And if you prepare a will, and wish the executor to receive payment, you should make some provision for this through what is commonly called a “charging clause”.
Professionals with business, legal, accounting or financial skills are often asked to fill positions of trust for friends and clients, such as trustee or executor of a will. In general, an executor who is a professional is not entitled to charge for their services.
As executor, you are entitled to reimbursement for expenses but only to pay for your actions if allowed by the court, by a charging clause in a will, or if approved by the beneficiaries. The beneficiaries need to have decision-making capacity, be informed, and not have a conflict of interest.
Recent cases where fees were wrongly charged suggest a common lack of understanding of the options.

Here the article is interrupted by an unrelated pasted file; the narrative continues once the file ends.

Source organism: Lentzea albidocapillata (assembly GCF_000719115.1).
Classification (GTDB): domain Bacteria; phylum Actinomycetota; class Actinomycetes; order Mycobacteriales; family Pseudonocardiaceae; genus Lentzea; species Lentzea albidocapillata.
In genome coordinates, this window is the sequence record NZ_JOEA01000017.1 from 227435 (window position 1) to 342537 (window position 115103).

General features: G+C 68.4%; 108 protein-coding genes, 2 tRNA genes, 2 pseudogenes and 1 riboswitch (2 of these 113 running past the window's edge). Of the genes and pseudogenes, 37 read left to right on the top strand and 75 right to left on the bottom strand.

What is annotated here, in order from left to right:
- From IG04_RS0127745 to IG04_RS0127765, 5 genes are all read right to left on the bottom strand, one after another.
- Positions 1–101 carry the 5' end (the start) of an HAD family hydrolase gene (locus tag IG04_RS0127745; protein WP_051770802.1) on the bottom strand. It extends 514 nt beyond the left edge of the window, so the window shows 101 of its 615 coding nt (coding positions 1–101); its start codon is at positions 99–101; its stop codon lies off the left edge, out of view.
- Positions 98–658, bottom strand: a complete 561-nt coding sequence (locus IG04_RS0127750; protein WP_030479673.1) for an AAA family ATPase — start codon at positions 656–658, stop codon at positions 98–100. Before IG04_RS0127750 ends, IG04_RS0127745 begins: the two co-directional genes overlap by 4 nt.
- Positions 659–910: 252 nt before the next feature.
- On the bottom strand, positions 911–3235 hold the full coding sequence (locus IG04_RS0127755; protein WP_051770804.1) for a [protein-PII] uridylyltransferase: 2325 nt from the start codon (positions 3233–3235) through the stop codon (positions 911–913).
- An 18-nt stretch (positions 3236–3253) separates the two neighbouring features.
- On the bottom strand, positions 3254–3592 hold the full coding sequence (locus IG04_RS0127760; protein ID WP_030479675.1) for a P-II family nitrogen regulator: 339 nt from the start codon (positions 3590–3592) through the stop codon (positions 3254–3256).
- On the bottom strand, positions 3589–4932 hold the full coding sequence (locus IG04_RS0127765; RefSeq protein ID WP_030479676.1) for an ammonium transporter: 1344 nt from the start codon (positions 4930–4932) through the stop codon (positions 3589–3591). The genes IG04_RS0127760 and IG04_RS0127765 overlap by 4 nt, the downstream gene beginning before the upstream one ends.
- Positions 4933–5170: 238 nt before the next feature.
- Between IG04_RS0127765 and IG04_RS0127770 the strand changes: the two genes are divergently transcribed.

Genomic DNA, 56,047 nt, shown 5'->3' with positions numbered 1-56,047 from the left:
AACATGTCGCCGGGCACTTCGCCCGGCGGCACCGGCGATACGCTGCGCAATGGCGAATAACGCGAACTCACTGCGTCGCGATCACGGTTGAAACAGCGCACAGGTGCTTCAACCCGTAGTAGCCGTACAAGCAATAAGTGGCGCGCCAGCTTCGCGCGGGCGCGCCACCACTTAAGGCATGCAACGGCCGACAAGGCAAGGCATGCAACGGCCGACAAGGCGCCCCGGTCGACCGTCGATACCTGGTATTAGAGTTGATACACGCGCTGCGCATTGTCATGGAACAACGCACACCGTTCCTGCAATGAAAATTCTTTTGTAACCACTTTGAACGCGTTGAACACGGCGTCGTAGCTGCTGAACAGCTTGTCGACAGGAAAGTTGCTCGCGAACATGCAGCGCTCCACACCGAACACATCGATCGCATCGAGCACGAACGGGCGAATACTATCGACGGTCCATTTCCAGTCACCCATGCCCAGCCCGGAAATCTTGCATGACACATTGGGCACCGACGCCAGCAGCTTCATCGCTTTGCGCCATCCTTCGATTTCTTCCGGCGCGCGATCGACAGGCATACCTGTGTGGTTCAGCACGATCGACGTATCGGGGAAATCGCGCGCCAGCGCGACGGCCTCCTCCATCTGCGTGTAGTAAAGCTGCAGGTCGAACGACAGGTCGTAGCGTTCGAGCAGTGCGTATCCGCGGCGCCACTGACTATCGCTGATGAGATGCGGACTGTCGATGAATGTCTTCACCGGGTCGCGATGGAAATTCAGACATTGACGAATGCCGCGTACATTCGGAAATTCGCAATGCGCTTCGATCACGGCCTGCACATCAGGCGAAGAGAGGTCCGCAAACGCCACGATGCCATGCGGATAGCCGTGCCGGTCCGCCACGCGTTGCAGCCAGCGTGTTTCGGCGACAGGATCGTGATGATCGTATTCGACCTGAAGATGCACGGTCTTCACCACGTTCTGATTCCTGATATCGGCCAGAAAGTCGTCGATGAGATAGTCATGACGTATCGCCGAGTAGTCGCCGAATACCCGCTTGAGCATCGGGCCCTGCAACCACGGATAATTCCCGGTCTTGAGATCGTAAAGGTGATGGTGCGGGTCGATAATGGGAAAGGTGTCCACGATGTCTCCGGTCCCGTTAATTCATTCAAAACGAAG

In one case, a will executor and accountant, who had been the deceased’s financial adviser for about 20 years, paid himself over $200,000 for his duties as executor of the estate, which had a gross value of approximately $2 million, claiming to do so under a charging clause in the deceased’s will. The sum was described by the judge as “an enormous amount of money for an executor to charge”.
In another case, a financial manager – the son-in-law of the deceased’s niece – was appointed by the Guardianship Tribunal to handle the estate and advised he would only charge out-of-pocket expenses. However, over a four-and-a-half-year period, his firm charged and received fees of over $200,000. The judge pointed out the principle “that a trustee must not profit from the trust”.
Are Executors entitled to be paid?
Your solicitor can provide you with further advice on drafting and executing will.